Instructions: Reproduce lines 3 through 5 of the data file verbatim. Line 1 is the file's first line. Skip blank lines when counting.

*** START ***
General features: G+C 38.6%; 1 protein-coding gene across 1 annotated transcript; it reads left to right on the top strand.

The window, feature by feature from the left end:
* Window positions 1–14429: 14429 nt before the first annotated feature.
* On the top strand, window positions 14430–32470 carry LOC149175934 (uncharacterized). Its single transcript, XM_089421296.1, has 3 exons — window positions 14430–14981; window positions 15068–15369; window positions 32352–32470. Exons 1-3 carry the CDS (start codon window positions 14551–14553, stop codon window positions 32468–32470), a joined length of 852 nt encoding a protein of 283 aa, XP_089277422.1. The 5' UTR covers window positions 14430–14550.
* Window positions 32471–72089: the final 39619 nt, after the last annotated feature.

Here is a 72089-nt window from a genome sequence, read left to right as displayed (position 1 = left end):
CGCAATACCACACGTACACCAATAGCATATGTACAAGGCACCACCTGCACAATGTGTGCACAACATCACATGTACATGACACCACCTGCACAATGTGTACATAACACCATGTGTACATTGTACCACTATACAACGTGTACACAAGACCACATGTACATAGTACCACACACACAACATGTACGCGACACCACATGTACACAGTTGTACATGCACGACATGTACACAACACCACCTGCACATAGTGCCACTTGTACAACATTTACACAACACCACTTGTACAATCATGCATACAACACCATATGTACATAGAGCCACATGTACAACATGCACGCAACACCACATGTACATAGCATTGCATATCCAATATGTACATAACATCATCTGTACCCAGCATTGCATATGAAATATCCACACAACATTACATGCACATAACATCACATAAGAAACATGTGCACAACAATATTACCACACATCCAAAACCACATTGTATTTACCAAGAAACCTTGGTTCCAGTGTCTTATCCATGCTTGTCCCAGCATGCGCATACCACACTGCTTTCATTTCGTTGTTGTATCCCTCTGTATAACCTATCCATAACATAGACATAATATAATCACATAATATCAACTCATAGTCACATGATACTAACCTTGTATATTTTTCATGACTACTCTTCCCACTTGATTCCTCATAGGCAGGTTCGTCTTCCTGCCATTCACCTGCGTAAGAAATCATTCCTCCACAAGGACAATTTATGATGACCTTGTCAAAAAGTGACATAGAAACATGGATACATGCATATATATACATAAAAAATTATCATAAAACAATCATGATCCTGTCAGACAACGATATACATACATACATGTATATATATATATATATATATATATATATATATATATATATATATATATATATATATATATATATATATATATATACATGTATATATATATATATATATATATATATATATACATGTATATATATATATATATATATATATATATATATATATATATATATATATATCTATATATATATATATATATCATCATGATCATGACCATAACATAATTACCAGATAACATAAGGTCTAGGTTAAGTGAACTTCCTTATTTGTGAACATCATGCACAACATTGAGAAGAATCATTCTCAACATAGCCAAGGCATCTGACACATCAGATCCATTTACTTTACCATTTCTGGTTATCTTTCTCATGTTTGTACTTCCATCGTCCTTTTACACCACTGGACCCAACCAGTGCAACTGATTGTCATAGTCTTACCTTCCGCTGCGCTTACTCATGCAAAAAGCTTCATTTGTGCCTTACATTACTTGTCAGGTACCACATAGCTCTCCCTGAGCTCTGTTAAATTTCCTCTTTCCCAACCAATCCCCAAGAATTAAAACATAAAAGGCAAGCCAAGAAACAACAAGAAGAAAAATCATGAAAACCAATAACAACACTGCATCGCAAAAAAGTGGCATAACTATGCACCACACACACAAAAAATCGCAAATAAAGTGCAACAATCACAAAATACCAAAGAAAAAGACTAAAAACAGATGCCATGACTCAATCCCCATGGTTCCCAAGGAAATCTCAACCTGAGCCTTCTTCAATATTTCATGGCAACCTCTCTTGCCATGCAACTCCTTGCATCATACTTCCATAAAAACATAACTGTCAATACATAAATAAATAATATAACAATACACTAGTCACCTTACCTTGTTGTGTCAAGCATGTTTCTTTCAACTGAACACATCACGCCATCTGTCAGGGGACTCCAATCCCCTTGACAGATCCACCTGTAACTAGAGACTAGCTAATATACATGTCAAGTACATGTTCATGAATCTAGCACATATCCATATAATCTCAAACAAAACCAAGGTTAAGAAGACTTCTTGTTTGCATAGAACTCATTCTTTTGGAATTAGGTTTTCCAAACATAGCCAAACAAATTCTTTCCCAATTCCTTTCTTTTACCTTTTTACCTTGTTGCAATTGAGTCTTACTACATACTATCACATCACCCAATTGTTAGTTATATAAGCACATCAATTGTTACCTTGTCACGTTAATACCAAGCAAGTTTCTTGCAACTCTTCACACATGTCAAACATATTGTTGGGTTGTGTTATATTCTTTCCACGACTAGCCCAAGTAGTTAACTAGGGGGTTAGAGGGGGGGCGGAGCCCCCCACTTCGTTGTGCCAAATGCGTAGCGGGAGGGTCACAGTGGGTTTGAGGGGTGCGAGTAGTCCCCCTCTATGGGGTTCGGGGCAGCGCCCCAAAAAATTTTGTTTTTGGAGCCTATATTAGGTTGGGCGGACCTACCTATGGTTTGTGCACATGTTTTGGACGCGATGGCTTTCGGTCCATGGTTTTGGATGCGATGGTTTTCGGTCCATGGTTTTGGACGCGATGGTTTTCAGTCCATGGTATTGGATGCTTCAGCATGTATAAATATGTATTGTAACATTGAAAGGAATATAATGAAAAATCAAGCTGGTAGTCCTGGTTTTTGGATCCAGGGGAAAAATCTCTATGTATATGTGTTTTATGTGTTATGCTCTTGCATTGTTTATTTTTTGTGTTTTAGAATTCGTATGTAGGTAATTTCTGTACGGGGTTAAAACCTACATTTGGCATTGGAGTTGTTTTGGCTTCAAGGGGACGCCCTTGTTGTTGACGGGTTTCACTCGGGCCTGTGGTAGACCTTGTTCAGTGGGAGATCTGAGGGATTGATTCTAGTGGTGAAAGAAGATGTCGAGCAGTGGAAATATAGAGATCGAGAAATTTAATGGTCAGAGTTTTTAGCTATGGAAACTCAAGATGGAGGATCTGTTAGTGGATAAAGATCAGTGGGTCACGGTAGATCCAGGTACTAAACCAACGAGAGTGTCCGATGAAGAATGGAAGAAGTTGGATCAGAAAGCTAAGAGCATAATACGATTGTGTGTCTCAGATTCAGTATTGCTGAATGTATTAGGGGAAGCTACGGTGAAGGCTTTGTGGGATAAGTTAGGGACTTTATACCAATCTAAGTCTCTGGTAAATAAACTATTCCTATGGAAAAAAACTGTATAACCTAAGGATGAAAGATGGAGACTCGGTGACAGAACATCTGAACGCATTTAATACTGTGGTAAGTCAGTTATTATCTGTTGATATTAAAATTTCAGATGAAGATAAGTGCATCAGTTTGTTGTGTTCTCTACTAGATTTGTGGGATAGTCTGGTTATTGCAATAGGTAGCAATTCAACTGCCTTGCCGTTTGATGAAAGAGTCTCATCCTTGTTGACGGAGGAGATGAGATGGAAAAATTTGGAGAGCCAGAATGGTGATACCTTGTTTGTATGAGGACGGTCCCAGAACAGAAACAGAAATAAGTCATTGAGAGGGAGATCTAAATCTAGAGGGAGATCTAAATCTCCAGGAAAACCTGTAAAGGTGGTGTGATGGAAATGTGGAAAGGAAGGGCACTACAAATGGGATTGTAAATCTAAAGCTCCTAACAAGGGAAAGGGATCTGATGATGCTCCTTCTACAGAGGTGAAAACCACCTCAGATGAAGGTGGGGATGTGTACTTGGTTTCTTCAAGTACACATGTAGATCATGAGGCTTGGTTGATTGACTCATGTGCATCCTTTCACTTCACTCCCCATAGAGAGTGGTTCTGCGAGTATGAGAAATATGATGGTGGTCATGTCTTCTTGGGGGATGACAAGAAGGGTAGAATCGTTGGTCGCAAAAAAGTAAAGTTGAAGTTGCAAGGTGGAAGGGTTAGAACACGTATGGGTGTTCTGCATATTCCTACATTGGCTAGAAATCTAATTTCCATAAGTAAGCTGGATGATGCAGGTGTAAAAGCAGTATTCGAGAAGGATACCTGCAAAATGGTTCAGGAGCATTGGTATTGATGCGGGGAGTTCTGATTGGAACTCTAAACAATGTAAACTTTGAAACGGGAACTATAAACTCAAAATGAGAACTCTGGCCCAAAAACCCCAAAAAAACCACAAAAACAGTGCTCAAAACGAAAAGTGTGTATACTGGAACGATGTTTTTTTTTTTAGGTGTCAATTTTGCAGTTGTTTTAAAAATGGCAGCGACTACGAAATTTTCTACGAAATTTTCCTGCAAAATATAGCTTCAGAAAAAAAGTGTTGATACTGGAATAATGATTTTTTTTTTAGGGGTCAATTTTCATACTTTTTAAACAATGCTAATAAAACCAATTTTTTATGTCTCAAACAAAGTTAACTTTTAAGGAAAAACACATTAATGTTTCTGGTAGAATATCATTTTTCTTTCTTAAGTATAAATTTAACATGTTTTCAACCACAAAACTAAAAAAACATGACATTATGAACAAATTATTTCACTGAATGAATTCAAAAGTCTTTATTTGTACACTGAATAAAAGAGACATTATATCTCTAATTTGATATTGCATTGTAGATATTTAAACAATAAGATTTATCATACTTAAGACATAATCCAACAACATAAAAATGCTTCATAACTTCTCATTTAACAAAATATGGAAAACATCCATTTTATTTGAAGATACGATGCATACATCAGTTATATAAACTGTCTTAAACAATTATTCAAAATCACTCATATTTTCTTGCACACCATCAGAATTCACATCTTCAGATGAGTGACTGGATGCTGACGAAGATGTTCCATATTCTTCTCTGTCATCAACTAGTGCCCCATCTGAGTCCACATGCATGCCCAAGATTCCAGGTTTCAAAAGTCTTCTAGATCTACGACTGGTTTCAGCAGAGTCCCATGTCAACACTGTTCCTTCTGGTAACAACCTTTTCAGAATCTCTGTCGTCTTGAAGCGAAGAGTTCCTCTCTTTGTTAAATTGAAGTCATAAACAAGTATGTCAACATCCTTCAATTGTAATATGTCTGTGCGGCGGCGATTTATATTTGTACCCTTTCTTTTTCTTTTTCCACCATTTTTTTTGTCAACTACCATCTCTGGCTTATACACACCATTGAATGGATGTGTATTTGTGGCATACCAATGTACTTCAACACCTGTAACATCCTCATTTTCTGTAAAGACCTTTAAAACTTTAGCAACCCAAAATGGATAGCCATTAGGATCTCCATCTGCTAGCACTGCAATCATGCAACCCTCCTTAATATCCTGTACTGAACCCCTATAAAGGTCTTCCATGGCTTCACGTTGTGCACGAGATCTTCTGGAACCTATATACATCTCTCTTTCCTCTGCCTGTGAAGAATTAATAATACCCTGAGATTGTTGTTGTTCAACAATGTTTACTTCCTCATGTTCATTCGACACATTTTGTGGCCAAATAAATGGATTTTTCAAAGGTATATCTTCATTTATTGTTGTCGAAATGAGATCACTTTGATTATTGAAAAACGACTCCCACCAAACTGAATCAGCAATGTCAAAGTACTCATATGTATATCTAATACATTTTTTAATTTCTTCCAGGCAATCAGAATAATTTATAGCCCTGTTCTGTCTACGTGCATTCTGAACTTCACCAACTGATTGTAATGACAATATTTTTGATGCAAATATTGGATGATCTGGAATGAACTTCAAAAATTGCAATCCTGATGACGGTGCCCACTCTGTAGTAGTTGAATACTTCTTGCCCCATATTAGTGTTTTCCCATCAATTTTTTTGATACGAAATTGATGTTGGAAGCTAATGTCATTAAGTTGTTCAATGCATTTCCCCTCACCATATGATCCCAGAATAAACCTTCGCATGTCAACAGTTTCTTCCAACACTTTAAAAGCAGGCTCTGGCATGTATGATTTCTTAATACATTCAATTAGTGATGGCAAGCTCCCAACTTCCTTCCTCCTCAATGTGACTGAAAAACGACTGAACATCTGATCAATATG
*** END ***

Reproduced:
* Window positions 1–14429: 14429 nt before the first annotated feature.
* On the top strand, window positions 14430–32470 carry LOC149175934 (uncharacterized). Its single transcript, XM_089421296.1, has 3 exons — window positions 14430–14981; window positions 15068–15369; window positions 32352–32470. Exons 1-3 carry the CDS (start codon window positions 14551–14553, stop codon window positions 32468–32470), a joined length of 852 nt encoding a protein of 283 aa, XP_089277422.1. The 5' UTR covers window positions 14430–14550.
* Window positions 32471–72089: the final 39619 nt, after the last annotated feature.